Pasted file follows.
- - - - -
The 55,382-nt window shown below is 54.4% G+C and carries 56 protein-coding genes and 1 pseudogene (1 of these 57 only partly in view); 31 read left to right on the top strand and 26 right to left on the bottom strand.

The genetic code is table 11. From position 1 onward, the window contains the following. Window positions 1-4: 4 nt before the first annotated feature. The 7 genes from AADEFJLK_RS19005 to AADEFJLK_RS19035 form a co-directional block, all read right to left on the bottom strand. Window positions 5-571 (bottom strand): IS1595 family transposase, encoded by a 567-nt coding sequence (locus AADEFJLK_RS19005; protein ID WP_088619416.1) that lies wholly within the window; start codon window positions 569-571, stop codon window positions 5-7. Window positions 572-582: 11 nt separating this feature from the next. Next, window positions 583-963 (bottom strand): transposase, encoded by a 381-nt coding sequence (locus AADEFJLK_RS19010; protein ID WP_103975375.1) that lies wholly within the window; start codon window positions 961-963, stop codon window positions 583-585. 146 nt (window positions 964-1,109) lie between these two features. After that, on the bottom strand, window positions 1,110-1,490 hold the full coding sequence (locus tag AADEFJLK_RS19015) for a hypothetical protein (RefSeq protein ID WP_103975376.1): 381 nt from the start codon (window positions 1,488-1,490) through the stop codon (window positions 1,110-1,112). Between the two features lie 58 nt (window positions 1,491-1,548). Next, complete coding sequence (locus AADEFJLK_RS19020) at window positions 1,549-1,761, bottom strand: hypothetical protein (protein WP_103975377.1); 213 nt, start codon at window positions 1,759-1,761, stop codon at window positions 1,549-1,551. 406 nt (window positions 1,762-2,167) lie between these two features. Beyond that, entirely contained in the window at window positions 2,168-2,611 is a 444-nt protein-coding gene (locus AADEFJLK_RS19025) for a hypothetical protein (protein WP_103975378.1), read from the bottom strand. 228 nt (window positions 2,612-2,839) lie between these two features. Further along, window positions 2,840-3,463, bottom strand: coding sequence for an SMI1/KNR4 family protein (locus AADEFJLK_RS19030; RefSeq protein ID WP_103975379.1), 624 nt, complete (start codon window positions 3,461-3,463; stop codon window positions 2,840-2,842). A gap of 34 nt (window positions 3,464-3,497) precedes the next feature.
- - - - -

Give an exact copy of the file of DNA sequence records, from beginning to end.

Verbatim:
The 55,382-nt window shown below is 54.4% G+C and carries 56 protein-coding genes and 1 pseudogene (1 of these 57 only partly in view); 31 read left to right on the top strand and 26 right to left on the bottom strand.

The genetic code is table 11. From position 1 onward, the window contains the following. Window positions 1-4: 4 nt before the first annotated feature. The 7 genes from AADEFJLK_RS19005 to AADEFJLK_RS19035 form a co-directional block, all read right to left on the bottom strand. Window positions 5-571 (bottom strand): IS1595 family transposase, encoded by a 567-nt coding sequence (locus AADEFJLK_RS19005; protein ID WP_088619416.1) that lies wholly within the window; start codon window positions 569-571, stop codon window positions 5-7. Window positions 572-582: 11 nt separating this feature from the next. Next, window positions 583-963 (bottom strand): transposase, encoded by a 381-nt coding sequence (locus AADEFJLK_RS19010; protein ID WP_103975375.1) that lies wholly within the window; start codon window positions 961-963, stop codon window positions 583-585. 146 nt (window positions 964-1,109) lie between these two features. After that, on the bottom strand, window positions 1,110-1,490 hold the full coding sequence (locus tag AADEFJLK_RS19015) for a hypothetical protein (RefSeq protein ID WP_103975376.1): 381 nt from the start codon (window positions 1,488-1,490) through the stop codon (window positions 1,110-1,112). Between the two features lie 58 nt (window positions 1,491-1,548). Next, complete coding sequence (locus AADEFJLK_RS19020) at window positions 1,549-1,761, bottom strand: hypothetical protein (protein WP_103975377.1); 213 nt, start codon at window positions 1,759-1,761, stop codon at window positions 1,549-1,551. 406 nt (window positions 1,762-2,167) lie between these two features. Beyond that, entirely contained in the window at window positions 2,168-2,611 is a 444-nt protein-coding gene (locus AADEFJLK_RS19025) for a hypothetical protein (protein WP_103975378.1), read from the bottom strand. 228 nt (window positions 2,612-2,839) lie between these two features. Further along, window positions 2,840-3,463, bottom strand: coding sequence for an SMI1/KNR4 family protein (locus AADEFJLK_RS19030; RefSeq protein ID WP_103975379.1), 624 nt, complete (start codon window positions 3,461-3,463; stop codon window positions 2,840-2,842). A gap of 34 nt (window positions 3,464-3,497) precedes the next feature.